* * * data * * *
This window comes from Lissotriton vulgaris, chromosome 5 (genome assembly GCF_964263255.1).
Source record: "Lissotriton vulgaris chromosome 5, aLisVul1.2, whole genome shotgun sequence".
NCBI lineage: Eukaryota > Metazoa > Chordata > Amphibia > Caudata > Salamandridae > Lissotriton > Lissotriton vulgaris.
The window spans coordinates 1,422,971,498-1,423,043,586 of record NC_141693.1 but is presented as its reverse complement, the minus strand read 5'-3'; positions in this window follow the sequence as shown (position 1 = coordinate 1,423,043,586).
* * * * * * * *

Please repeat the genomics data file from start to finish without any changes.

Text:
This window comes from Lissotriton vulgaris, chromosome 5 (genome assembly GCF_964263255.1).
Source record: "Lissotriton vulgaris chromosome 5, aLisVul1.2, whole genome shotgun sequence".
NCBI lineage: Eukaryota > Metazoa > Chordata > Amphibia > Caudata > Salamandridae > Lissotriton > Lissotriton vulgaris.
The window spans coordinates 1,422,971,498-1,423,043,586 of record NC_141693.1 but is presented as its reverse complement, the minus strand read 5'-3'; positions in this window follow the sequence as shown (position 1 = coordinate 1,423,043,586).